Which assets perform well in inflationary conditions?

As previous blogs have pointed out, equity markets have consistently beat inflation, producing an average return of 6.5% after inflation in the US.  This is a simple average, however, so let’s look at whether there is a correlation between inflation and the rate of return for different asset classes.

Bennyhoff, and Donald G, wrote a paper in 2009 called  “Preserving a Portfolio’s Real Value: Is There an Optimal Strategy?”.

They looked at the average inflation rate from 1926 until 2008 , and then the real terms returns of different asset groups. They came up with the following results:

Annual inflation: Year-over-year basis point change Stocks total average return  Long-term Treasury bonds average return  Intermediate term treasury bond total return  T-Bills total average returns 
▲ 150 bps  –2.33  –4.81 -2.50 –1.99
▼ 150 bps and ▲ 20 bps 5.83 2.31 1.86 0.85
▼20 bps and ▲-40 bps  10.94 6.41 3.71 1.46
▼ –40 bps and ▲ –200 bps 20.37 3.01 3.03 1.55
▼ –200 bps 7.07 8.55 6.03 2.43

As the figures above show, there has been many years where average stock market returns have been much high than 6.5% after inflation, and other years where they have been much lower. Moreover, from 2008 until today, the price of stocks has certainly performed excellently, in a low-inflation environment. 

This backs up the researchers claim that “stock returns are not entirely independent of the inflationary environment, but, as can be seen in the table, some of their best and worst annual real returns have occurred whether inflation was rising or falling”.

For the other assets, because of the relationship between inflation and interest rates, sudden shifts in inflation expectations affect the total return of bonds much more than that of stocks. In fact, for bonds (particularly Treasury bonds), inflation shocks are the primary factor affecting performance; for stocks, inflation is just one influence among many.  

For bonds, on the other hand, the best real returns tended to occur when inflation was falling rapidly, and the worst when it was speeding upward. Changes in inflation expectations tend to result in changes in interest rates, which affect prices of longer-duration bonds more than those of shorter- duration investments like T-bills.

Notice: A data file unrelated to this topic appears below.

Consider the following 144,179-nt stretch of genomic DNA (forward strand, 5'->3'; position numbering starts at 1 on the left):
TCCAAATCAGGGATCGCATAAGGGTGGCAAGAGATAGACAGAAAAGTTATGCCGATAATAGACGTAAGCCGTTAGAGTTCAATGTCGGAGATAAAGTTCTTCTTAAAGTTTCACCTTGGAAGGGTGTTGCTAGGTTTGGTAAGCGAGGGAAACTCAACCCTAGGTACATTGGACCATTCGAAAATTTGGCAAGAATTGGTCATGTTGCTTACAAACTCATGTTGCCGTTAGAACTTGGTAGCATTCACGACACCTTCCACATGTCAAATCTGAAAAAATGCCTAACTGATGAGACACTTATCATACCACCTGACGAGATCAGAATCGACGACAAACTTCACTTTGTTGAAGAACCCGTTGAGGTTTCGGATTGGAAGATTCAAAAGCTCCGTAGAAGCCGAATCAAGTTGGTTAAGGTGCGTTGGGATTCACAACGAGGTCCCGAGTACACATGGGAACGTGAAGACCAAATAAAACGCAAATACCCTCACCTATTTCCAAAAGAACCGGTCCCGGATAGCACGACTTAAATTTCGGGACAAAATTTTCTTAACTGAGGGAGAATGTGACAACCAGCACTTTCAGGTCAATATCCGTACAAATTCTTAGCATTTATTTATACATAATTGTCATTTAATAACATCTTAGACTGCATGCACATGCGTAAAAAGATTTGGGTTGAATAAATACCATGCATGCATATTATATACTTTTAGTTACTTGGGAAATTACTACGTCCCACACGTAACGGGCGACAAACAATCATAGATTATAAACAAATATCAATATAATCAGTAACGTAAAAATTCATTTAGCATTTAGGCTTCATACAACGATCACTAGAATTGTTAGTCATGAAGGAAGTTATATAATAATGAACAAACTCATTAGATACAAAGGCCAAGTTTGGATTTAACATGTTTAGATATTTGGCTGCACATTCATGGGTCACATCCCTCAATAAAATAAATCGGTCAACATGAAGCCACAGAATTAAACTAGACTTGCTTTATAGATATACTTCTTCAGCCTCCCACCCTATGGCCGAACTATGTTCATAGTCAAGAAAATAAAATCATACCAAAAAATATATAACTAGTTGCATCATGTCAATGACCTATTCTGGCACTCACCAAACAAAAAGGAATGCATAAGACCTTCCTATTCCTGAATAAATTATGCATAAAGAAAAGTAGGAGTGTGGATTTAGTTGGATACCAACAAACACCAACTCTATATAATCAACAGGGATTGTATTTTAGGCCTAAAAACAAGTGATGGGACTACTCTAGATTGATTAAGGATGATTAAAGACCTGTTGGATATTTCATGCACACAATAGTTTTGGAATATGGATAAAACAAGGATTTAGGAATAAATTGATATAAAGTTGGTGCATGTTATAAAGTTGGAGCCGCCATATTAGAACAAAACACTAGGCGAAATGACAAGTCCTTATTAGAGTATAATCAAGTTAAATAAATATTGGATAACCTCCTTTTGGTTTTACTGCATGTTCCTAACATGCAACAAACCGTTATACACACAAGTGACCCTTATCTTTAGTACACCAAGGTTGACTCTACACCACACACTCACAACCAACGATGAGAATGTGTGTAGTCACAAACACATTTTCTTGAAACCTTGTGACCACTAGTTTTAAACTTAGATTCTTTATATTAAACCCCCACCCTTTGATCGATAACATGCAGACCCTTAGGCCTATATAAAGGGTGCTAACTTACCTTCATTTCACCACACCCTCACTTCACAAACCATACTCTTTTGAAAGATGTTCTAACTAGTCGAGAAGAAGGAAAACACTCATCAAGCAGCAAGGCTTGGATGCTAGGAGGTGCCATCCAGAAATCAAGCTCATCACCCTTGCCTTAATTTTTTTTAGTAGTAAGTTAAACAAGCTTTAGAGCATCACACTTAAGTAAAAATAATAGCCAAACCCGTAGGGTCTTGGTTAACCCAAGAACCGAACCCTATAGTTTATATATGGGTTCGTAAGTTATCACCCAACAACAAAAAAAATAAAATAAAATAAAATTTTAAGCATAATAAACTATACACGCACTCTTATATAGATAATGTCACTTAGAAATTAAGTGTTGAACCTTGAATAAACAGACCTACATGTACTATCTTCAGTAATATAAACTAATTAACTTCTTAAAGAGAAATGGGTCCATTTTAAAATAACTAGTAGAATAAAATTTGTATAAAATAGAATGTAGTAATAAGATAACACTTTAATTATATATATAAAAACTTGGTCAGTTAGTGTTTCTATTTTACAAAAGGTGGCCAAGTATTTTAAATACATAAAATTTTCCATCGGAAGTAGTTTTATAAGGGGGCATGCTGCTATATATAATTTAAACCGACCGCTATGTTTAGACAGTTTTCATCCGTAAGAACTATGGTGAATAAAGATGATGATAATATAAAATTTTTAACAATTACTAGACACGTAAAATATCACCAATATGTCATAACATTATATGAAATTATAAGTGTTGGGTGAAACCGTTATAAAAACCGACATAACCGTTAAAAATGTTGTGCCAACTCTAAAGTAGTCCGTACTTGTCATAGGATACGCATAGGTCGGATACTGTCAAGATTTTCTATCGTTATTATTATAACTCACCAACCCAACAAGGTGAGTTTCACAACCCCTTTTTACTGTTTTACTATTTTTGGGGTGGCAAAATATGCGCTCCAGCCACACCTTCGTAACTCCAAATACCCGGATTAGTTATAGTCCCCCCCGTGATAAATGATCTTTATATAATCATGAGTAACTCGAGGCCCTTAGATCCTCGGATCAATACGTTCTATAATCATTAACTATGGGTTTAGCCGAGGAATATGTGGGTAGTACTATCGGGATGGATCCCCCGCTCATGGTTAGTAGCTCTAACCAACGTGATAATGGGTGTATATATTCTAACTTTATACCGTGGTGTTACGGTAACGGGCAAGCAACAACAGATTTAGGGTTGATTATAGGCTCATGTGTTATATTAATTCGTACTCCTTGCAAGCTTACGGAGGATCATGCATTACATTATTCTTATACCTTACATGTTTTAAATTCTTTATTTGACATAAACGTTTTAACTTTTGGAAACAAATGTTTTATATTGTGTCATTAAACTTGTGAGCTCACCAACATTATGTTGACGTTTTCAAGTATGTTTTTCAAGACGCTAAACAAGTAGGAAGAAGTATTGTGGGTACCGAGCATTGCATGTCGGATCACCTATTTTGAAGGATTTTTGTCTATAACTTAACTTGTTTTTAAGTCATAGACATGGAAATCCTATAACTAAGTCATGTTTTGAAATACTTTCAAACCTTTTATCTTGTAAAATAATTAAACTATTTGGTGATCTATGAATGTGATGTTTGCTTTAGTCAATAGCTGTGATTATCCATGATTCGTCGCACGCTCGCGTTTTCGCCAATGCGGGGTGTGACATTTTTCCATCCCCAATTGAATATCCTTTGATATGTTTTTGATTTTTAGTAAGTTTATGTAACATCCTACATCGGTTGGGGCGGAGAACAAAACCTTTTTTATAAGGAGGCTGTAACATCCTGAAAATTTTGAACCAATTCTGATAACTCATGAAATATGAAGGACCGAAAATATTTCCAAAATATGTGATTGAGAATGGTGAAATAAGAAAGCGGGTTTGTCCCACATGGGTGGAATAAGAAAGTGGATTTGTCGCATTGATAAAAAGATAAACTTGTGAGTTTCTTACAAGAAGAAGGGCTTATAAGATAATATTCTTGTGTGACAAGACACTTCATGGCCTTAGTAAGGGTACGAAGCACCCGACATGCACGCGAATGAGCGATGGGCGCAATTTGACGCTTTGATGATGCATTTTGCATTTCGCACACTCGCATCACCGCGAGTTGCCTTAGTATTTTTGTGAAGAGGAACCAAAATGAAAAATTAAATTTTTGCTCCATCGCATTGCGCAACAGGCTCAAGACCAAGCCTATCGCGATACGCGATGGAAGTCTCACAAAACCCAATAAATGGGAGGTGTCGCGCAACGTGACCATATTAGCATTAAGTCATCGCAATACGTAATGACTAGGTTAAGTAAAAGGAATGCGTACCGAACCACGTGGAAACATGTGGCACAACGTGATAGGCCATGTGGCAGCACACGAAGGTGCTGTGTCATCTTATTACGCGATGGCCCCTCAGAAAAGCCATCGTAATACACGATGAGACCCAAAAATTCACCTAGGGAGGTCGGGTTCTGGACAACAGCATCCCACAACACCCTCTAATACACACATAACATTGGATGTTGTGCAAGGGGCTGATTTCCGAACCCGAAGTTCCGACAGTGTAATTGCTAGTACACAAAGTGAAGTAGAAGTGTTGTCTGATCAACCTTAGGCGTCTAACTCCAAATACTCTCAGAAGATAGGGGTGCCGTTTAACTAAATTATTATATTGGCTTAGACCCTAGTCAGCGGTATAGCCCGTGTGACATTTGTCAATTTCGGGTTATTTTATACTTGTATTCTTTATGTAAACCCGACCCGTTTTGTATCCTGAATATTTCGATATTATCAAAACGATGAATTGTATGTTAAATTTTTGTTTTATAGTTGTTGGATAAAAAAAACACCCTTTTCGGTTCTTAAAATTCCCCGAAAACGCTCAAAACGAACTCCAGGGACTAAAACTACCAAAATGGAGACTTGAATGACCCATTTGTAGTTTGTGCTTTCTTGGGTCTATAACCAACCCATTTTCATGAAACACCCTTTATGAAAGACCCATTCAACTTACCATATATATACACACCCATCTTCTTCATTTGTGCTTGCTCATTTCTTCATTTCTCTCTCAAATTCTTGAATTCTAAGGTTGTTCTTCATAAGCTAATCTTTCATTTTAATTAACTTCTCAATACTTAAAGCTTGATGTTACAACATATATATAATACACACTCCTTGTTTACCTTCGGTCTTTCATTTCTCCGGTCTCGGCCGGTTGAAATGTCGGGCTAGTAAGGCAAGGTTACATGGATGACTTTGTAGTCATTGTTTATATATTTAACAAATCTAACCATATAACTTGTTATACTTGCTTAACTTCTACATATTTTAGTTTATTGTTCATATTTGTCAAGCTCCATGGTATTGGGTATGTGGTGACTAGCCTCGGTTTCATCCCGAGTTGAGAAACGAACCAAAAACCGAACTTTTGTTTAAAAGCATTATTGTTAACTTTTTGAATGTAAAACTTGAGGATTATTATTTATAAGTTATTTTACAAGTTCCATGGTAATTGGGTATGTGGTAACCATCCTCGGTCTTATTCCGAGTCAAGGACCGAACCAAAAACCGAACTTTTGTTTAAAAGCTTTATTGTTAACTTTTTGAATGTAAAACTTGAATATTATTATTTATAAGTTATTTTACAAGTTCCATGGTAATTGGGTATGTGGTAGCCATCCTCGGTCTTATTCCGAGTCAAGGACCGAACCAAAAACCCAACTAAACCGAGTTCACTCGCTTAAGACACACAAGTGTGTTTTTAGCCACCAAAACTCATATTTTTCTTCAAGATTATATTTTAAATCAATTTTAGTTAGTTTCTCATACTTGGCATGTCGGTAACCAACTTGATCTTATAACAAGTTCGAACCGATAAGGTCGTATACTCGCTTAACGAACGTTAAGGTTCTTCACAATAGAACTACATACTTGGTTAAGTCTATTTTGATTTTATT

If we look at real rates of return by the decade, a similar pattern emerges 

CPI Inflation annualized  Stocks real    returns  Long-Term Treasury real returns  Intermediate-Term Treasury real returns  3-month T-Bill 
1930s  –2.04% 2.08% 7.06% 6.76% 2.70%
1940s 5.36 3.52  –2.01  -3.35%              –4.64%
1950s 2.22 16.66  –2.25  –0.86%             –0.17%
1960s 2.52 5.16 – 1.04 0.94% 1.47%
1970s 7.36 –0.32  –1.37 -0.11% 0.88%
1980s 5.10 10.98 7.34 6.33% 3.93%
1990s 2.93 14.24 5.48 4.05% 2.06%
Average (1926-2008)  3.01 6.44 2.60 2.25% 0.8%

I am sure one thing that surprises people is that in the 1930s during the Great Depression, US stock markets actually produced more than during the 1970s.  This is because prices started to recover after 1933, deflation affected the real rate of return, and by January 1  930, the Dow Jones price was already lower than it was during the height of 1929.   The figures also show it is common for stocks to under and outperform their historical averages of 6.5% after-inflation.  

What do these figures show for people’s portfolios then?  I would summarize the findings as:

  1. Once again shows why you shouldn’t panic if markets are down for a considerable amount of years.  The last 18 years are a great example of this.  Between 2000 and 2009, markets performed very badly by historical standards, whilst they have performed very well from 2009 until today.  
  2. Having a diversified portfolio with some government bonds will lower your long-term portfolios growth slightly, but will smooth out the ride, as they perform well during periods when stocks perform badly
  3. It is completely rational to be 100% in stocks when you are young, from age 21 until 40, but then go for 25% or more in bonds.  However, you need to be physiologically prepared for the falls as well as the rises.  
  4. If you start investing in the markets today and the markets have a bad 5-10 years, you should actually be happy, as that will further increase your long-term returns, if you are patient, as you are buying at lower prices.
  5. The markets always go up in the US, but the ride wasn’t been smooth.  So don’t try to find the best time to come into the market.
  6. For a well-diversified, strategically managed portfolio— such as most policy portfolios today—research has shown that asset allocation is the primary determinant of risk and return. For these reasons, the asset allocation decision should be the highest priority.
  7. For people in retirement, if the goal is to maintain long-term purchasing power and the liability stream is expected to grow at a rate similar to CPI-U, then investing the portfolio entirely TIPS or T-bills may be appropriate.
  8. However, if the goal is to increase the real value of the portfolio or if the liability stream is less certain, assets with potentially higher real returns probably should be included in the asset allocation.  
  9. Especially if you want to live for more than 30 years after retirement, it makes sense to have at least 50% in equities for a simple reason.  A 0.8% or even a 2.6% return after inflation isn’t much if you are withdrawing money from it every year.  In comparison, if you are getting a 5%-6.5% return after inflation, you can withdraw 4% from the portfolio every year and not run out. 

Adam Fayed – International AMG – adamfayed@iamgltd.com

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